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Afghanistan’s Hidden Treasures

Limestone fountain spout.

Gold necklace set with turquoise, garnet, and pyrite.

Folding gold crown. Could be laid flat and packed in a saddlebag when the tribe moved from place to place.

Omara Khan Massoudi knows how to keep a secret. Massoudi is director of the National Museum of Afghanistan in Kabul. Like the French citizens during World War II who hid works of art in the countryside to prevent them from falling into Nazi hands, Massoudi and a few trusted tahilwidars—key holders—secretly packed away Afghanistan’s ancient treasures when they saw their country descend into an earthly hell.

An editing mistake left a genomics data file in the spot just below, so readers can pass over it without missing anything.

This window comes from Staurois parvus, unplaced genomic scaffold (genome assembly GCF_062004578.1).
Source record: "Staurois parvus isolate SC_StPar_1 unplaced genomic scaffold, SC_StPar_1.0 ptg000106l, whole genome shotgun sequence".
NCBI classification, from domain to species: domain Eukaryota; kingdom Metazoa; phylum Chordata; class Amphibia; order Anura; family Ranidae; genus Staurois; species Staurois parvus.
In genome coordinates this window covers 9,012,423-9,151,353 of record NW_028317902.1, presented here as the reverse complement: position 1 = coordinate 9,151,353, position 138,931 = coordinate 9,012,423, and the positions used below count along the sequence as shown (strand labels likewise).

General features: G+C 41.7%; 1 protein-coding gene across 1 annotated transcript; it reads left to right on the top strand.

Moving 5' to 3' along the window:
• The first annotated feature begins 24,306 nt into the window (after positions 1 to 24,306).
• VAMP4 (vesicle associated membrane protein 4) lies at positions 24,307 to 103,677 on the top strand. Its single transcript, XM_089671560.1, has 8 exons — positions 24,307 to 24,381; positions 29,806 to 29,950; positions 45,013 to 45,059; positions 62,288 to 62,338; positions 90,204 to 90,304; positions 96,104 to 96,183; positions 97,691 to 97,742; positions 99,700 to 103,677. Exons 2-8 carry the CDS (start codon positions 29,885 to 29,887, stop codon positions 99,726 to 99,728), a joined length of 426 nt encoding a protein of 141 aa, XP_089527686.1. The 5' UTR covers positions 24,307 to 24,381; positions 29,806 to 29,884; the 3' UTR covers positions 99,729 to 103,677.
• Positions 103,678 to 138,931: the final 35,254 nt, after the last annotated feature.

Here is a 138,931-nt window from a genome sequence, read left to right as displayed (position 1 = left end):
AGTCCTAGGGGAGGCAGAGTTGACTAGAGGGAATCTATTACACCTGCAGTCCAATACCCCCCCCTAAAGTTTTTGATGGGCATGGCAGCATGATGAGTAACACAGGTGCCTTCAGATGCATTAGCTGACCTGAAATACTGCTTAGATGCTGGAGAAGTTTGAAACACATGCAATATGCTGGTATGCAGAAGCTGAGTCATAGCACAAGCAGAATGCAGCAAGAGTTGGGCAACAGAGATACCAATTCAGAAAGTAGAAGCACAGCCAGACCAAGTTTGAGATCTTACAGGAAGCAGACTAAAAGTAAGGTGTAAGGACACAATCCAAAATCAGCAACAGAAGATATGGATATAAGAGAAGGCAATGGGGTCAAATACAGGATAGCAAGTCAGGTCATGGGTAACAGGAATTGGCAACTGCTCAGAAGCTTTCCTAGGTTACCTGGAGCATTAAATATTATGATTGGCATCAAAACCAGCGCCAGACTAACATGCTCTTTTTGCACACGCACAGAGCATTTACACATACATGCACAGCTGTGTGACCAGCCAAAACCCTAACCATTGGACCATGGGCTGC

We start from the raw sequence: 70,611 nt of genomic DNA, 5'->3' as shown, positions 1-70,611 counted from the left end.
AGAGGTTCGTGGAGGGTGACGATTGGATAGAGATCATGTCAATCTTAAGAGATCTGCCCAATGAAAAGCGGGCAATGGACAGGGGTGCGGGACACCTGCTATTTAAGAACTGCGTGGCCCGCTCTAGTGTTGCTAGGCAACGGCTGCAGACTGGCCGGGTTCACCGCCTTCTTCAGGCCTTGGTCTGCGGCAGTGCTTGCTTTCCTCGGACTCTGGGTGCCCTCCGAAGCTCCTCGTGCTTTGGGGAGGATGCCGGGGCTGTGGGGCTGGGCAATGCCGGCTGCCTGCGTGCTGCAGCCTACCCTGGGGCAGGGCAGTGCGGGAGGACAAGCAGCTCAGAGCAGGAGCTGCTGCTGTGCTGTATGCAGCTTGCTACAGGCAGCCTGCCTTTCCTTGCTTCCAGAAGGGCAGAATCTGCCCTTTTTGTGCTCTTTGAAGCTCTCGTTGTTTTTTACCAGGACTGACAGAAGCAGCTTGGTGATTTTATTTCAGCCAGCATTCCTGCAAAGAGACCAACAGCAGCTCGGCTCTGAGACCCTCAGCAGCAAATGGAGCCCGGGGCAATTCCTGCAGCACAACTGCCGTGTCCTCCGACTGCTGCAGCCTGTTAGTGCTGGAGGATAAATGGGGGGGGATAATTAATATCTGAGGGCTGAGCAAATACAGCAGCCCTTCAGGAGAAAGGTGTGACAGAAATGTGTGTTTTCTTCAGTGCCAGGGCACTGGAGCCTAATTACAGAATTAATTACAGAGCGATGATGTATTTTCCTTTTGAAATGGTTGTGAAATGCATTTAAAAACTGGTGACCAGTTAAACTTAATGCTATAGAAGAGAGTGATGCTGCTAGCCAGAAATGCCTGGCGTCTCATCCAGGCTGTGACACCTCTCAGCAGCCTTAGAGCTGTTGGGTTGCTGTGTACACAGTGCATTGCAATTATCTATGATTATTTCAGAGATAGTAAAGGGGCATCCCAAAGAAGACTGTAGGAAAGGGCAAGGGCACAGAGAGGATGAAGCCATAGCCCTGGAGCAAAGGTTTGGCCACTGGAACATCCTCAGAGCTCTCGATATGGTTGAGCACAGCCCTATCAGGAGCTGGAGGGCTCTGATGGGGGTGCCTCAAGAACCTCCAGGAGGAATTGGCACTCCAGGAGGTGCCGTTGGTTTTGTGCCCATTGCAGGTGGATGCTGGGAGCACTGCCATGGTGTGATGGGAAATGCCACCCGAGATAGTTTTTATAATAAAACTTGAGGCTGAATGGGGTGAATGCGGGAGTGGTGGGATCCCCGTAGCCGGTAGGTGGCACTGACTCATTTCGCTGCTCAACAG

First came the Soviet invasion in 1979, followed about ten years later by a furious civil war that reduced much of Kabul to ruins. As Afghan warlords battled for control of the city, fighters pillaged the national museum, selling the choicest artifacts on the black market and using museum records to kindle campfires. In 1994 the building was shelled, destroying its roof and top floor. The final assault came in 2001, when teams of hammer-wielding Taliban zealots came to smash works of art they deemed idolatrous.

Afghanistan’s Hidden Treasures, National Geographic

Afghanistan: Hidden Treasures from the National Museum, Kabul
The Metropolitan Museum of Art
June 23—September 20, 2009

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